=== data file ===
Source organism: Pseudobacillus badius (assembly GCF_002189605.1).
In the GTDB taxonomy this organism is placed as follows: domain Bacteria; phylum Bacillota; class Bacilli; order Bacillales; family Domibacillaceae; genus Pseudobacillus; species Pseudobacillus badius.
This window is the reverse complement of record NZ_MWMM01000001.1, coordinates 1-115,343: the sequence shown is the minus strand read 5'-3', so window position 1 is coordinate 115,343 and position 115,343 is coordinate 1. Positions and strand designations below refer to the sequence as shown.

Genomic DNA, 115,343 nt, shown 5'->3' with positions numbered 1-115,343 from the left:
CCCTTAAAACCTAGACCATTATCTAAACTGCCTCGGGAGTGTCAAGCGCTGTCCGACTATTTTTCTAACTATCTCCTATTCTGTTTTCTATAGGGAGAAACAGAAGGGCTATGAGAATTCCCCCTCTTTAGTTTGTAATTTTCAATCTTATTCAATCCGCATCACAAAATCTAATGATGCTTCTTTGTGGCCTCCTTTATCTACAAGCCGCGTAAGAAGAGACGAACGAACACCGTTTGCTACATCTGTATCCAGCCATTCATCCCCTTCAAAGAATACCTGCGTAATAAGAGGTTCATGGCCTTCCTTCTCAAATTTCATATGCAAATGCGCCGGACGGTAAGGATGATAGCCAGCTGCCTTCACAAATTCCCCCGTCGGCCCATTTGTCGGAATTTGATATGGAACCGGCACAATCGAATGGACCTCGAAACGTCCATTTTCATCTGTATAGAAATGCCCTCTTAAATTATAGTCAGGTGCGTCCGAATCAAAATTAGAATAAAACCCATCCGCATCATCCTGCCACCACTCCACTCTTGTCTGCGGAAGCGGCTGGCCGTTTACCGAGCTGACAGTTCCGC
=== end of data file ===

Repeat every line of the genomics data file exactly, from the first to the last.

Source organism: Pseudobacillus badius (assembly GCF_002189605.1).
In the GTDB taxonomy this organism is placed as follows: domain Bacteria; phylum Bacillota; class Bacilli; order Bacillales; family Domibacillaceae; genus Pseudobacillus; species Pseudobacillus badius.
This window is the reverse complement of record NZ_MWMM01000001.1, coordinates 1-115,343: the sequence shown is the minus strand read 5'-3', so window position 1 is coordinate 115,343 and position 115,343 is coordinate 1. Positions and strand designations below refer to the sequence as shown.

Genomic DNA, 115,343 nt, shown 5'->3' with positions numbered 1-115,343 from the left:
CCCTTAAAACCTAGACCATTATCTAAACTGCCTCGGGAGTGTCAAGCGCTGTCCGACTATTTTTCTAACTATCTCCTATTCTGTTTTCTATAGGGAGAAACAGAAGGGCTATGAGAATTCCCCCTCTTTAGTTTGTAATTTTCAATCTTATTCAATCCGCATCACAAAATCTAATGATGCTTCTTTGTGGCCTCCTTTATCTACAAGCCGCGTAAGAAGAGACGAACGAACACCGTTTGCTACATCTGTATCCAGCCATTCATCCCCTTCAAAGAATACCTGCGTAATAAGAGGTTCATGGCCTTCCTTCTCAAATTTCATATGCAAATGCGCCGGACGGTAAGGATGATAGCCAGCTGCCTTCACAAATTCCCCCGTCGGCCCATTTGTCGGAATTTGATATGGAACCGGCACAATCGAATGGACCTCGAAACGTCCATTTTCATCTGTATAGAAATGCCCTCTTAAATTATAGTCAGGTGCGTCCGAATCAAAATTAGAATAAAACCCATCCGCATCATCCTGCCACCACTCCACTCTTGTCTGCGGAAGCGGCTGGCCGTTTACCGAGCTGACAGTTCCGC